Polycystic Ovary Syndrome (PCOS), also known as Polycystic Ovary illness (PCOD), is a common hormonal illness that affects people who have ovaries, especially during the reproductive years. PCOS is characterized by a variety of symptoms, including irregular menstrual periods, ovarian cysts, and hormone imbalances. While the specific origin of PCOS is unknown, it is frequently connected with insulin resistance, which results in high insulin levels in the blood. This hormonal imbalance might interfere with the normal ovulation process, leading in the creation of tiny cysts on the ovaries. PCOS can cause a number of symptoms, including infertility, acne, excessive hair growth (hirsutism), and weight gain. The illness is also associated with an increased chance of acquiring other health conditions, such as type 2 diabetes Cardiovascular disorders and endometrial cancer. A medical history review, physical examination, and blood tests are commonly used to make a diagnosis. 


Causes and risk factors

Polycystic Ovary Syndrome (PCOS) is a complex condition with multiple factors contributing to its development. Several factors and risk factors have been identified:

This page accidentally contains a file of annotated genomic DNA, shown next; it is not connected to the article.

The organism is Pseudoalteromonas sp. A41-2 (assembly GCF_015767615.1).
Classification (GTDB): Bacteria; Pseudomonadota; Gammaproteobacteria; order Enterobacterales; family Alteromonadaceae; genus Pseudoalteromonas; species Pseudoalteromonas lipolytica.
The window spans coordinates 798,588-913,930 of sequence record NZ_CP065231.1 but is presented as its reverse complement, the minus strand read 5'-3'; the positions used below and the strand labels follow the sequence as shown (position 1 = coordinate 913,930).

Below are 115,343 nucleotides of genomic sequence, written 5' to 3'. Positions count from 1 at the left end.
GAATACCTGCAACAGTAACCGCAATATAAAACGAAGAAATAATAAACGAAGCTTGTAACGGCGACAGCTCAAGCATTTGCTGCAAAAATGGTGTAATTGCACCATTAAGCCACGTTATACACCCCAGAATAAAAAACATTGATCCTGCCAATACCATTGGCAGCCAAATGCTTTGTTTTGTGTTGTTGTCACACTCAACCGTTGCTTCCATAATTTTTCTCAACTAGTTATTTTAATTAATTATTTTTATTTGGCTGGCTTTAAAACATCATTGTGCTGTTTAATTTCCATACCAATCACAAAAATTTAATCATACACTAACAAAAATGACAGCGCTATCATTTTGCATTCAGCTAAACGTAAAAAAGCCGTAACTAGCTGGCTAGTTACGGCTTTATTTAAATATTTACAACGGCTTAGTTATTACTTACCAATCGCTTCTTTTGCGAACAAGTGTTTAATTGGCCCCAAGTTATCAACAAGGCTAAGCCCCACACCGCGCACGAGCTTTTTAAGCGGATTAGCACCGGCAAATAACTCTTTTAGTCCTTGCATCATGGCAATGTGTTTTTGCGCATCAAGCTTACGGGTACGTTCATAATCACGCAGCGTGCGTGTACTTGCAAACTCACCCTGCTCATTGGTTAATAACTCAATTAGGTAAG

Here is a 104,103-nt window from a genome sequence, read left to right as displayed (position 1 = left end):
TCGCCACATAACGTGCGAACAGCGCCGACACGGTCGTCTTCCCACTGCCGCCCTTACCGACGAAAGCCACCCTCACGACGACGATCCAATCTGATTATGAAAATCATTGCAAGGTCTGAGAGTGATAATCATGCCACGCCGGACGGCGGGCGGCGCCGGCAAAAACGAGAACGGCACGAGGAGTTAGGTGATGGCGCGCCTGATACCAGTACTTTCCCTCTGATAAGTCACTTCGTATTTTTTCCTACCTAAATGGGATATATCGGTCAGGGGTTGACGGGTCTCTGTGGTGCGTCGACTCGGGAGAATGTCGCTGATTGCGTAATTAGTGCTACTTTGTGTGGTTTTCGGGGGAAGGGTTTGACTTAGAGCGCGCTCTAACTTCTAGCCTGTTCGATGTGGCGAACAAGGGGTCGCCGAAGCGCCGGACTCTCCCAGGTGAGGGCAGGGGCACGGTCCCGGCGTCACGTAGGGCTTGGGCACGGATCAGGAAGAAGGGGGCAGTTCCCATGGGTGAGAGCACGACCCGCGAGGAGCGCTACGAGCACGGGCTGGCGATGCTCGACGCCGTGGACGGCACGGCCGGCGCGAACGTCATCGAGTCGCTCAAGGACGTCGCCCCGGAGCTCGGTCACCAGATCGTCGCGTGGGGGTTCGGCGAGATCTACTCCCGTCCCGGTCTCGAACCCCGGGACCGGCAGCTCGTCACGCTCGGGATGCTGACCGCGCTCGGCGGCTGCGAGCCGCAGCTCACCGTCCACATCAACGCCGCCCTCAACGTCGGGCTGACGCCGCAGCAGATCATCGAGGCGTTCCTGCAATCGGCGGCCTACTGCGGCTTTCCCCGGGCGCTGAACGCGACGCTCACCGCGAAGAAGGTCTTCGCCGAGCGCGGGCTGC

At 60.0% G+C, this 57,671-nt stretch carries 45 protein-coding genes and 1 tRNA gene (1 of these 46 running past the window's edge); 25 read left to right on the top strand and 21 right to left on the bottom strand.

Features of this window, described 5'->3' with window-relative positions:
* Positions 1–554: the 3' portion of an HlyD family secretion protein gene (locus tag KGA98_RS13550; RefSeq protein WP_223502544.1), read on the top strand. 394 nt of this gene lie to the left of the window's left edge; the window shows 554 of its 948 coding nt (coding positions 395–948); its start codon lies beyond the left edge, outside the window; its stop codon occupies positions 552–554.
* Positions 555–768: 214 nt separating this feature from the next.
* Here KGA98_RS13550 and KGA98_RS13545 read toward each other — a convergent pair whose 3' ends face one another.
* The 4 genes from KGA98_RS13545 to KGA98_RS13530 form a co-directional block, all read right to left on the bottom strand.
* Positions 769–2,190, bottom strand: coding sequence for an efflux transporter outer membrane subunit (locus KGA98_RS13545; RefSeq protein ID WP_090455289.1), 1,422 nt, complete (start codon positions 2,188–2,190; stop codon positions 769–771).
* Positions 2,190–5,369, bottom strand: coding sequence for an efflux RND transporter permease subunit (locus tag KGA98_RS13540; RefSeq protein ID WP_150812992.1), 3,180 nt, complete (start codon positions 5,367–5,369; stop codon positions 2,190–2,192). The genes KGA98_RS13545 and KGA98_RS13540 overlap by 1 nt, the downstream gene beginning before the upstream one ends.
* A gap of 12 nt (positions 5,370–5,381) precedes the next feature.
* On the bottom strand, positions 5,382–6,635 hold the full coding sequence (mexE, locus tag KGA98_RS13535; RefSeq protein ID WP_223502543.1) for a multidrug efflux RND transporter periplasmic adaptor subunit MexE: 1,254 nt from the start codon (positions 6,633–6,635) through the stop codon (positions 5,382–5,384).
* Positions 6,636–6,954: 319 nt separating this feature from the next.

Hormonal Imbalance: PCOS is characterized by a sex hormone imbalance, namely an excess of androgens (such as testosterone). This hormonal imbalance can cause irregular menstruation periods, ovarian cysts, and a variety of other symptoms.
Genetics: Women with a family history of PCOS are more likely to develop the disorder, indicating that it has a genetic component. Specific genetic variables that influence PCOS risk are currently being investigated.
Insulin Resistance: Insulin resistance is a major component in PCOS. It occurs when the body’s cells become less responsive to insulin, resulting in higher insulin levels. This may cause the ovaries to generate more androgens (male hormones), interrupting the normal ovulation process.

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